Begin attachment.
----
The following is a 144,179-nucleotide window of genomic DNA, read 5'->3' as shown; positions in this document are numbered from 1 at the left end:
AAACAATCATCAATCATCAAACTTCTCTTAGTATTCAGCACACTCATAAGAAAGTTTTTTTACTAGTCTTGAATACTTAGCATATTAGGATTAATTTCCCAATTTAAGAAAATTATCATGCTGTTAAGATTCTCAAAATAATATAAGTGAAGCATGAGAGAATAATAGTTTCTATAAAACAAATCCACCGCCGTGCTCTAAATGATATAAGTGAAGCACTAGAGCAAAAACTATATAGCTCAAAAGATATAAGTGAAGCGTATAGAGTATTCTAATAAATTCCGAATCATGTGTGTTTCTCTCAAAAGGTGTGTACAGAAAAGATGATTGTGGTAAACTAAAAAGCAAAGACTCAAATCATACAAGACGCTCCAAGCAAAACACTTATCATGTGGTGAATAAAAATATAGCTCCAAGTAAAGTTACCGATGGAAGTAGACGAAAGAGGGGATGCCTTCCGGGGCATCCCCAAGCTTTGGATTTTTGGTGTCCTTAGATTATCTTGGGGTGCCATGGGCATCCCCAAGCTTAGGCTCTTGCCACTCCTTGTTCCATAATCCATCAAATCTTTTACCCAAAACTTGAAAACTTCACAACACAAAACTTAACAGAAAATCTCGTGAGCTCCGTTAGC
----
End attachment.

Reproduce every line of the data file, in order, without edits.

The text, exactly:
The following is a 144,179-nucleotide window of genomic DNA, read 5'->3' as shown; positions in this document are numbered from 1 at the left end:
AAACAATCATCAATCATCAAACTTCTCTTAGTATTCAGCACACTCATAAGAAAGTTTTTTTACTAGTCTTGAATACTTAGCATATTAGGATTAATTTCCCAATTTAAGAAAATTATCATGCTGTTAAGATTCTCAAAATAATATAAGTGAAGCATGAGAGAATAATAGTTTCTATAAAACAAATCCACCGCCGTGCTCTAAATGATATAAGTGAAGCACTAGAGCAAAAACTATATAGCTCAAAAGATATAAGTGAAGCGTATAGAGTATTCTAATAAATTCCGAATCATGTGTGTTTCTCTCAAAAGGTGTGTACAGAAAAGATGATTGTGGTAAACTAAAAAGCAAAGACTCAAATCATACAAGACGCTCCAAGCAAAACACTTATCATGTGGTGAATAAAAATATAGCTCCAAGTAAAGTTACCGATGGAAGTAGACGAAAGAGGGGATGCCTTCCGGGGCATCCCCAAGCTTTGGATTTTTGGTGTCCTTAGATTATCTTGGGGTGCCATGGGCATCCCCAAGCTTAGGCTCTTGCCACTCCTTGTTCCATAATCCATCAAATCTTTTACCCAAAACTTGAAAACTTCACAACACAAAACTTAACAGAAAATCTCGTGAGCTCCGTTAGC